2018 Nobel Peace Prize: Endeavouring to Eliminate Wartime Rape
Earlier this week, the world watched on as this year’s Nobel Peace Prize was awarded to Dr Denis Mukwege and Nadia Murad, two activists dedicated to the elimination of conflict-related sexual violence.
Dr Denis Mukwege
A previous Jurist International ‘Defender of the Week’, Dr Mukwege has been internationally recognised for his expertise on internal physical damage caused by gang-rape and specialises in treating women who have been raped by rebel forces at his hospital in Bukavu, DRC.
Since its foundation in 1999 after the First Congo War, the Panzi Hospital has been able to treat over 85,000 women; including 48,000 suffering from complex gynaecological damage from sexual violence and gang wartime rape, and 37,000 with injuries not related to sexual violence (for example, fistula from obstructed birth). During 18-hour work days, Dr Mukwege is often able to treat 10 patients per day; making reconstructive gynaecological surgery his life’s work.
As well as becoming a co-recipient of the 2018 Nobel Peace Prize, Dr Mukwege has received numerous international accolades for his tireless efforts in treating female survivors of sexual violence, including; the United Nations Prize in the Field of Human Rights in 2008, the Sakharov Prize in 2014, and in 2016 the Seoul Peace Prize. Also in 2016, Dr Mukwege was included in Time magazine’s 100 Most Influential People.
In 2012, Mukwege delivered a speech to the United Nations, stating:
“I would have liked to say, “I have the honour of representing my country”, but I cannot. In effect, how can one be proud of belonging to a nation without defence, fighting itself, completely pillaged and powerless in the face of 500,000 of its girls raped during 16 years; 6,000,000 of its sons and daughters killed during 16 years without any lasting solution in sight. No, I do not have the honour, nor the privilege to be here today. My heart is heavy. My honour, it is to be with these courageous women victims of violence, these women who resist, these women who despite all remain standing.”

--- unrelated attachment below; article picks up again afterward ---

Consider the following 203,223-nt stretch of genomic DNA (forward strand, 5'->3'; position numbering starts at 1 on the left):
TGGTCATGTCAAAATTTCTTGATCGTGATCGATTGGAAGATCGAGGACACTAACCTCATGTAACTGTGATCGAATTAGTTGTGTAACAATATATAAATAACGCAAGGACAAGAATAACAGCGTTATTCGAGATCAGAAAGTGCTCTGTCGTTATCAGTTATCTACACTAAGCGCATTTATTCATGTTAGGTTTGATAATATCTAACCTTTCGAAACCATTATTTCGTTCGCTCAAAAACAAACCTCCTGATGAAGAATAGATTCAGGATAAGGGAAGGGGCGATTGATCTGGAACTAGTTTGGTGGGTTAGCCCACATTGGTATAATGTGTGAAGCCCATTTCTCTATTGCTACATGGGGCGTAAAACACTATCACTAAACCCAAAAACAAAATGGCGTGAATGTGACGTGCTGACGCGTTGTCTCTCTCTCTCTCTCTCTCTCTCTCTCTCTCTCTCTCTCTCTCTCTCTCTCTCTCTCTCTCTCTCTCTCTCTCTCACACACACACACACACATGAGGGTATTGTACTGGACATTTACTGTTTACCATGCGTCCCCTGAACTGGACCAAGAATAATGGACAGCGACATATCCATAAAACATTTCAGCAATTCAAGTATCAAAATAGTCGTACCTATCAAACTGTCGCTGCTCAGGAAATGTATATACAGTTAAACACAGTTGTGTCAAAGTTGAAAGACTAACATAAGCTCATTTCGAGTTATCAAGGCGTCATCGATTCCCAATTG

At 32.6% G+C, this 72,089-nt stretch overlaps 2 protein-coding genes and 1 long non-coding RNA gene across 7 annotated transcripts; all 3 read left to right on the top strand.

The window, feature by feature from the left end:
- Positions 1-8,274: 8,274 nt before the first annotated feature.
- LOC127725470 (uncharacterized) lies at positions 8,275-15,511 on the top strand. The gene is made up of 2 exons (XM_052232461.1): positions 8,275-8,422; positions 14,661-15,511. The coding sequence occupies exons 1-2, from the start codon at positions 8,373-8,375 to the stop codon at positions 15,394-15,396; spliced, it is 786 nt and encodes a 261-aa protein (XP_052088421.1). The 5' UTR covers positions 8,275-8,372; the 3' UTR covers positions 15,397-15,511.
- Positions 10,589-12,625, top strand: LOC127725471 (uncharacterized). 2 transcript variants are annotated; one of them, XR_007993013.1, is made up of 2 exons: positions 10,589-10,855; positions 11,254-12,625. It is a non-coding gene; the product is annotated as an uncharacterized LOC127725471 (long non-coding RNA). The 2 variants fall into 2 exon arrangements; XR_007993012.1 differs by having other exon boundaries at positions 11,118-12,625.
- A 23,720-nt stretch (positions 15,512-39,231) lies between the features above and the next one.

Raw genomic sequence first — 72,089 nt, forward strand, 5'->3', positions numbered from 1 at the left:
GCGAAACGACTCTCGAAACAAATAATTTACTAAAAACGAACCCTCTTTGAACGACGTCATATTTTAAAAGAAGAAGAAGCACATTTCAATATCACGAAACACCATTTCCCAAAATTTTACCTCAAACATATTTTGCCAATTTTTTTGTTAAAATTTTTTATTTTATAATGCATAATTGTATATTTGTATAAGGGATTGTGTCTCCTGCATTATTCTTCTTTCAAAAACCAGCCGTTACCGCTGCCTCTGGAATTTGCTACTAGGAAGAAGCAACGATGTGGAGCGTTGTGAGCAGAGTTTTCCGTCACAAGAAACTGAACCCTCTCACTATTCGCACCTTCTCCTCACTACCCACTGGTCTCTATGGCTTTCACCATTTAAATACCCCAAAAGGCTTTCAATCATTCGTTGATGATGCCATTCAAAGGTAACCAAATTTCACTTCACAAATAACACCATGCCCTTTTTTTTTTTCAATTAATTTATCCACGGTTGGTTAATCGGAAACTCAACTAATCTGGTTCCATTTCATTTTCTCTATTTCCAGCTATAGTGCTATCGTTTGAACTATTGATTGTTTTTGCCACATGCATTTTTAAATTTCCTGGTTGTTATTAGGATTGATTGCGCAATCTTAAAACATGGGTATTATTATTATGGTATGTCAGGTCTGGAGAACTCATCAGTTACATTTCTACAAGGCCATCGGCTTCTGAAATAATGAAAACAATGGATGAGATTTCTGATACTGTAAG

Currently residing in Germany, Murad is a Yazidi-Iraqi human rights activist focused on survivors of wartime sexual violence, given that she is a survivor herself. She is the first Iraqi to be awarded a Nobel Prize.
Along with more than 6,700 Yazidi women, Murad was taken prisoner by Islamic State in Iraq, where she was held as a slave, beaten, burned with cigarettes, and raped. Eventually escaping in 2015, Murad gave her first testimony to La Libre Belgique, and was one of 1,000 women and children given the chance to participate in a refugee programme of the Government of Baden-Württemberg, Germany, which became her home.
Also in 2015, Murad led the United Nations Security Council through their first brief on human trafficking and, in 2016 spoke with international human rights barrister, Amal Clooney, about their decision to take legal action against ISIL commanders. Clooney stated that she believed the acts of violence and genocide committed by ISIL were a “bureaucracy of evil on an industrial scale.” In response to her work, Murad has received multiple threats to her safety, though has been vocal about how this does not deter her from her activism.
Nadia Murad is also the founder of Nadia’s Initiative, an organisation with a chief focus on assisting women and children rebuild their lives after being victimized by genocide and mass atrocities. This initiative was announced in New York at an event hosted by British journalist, Tina Brown.
In September 2016, Murad also became the first Goodwill Ambassador for the Dignity of Survivors of Human Trafficking at the United Nations.
Congratulations to this year’s Nobel Peace Prize laureates!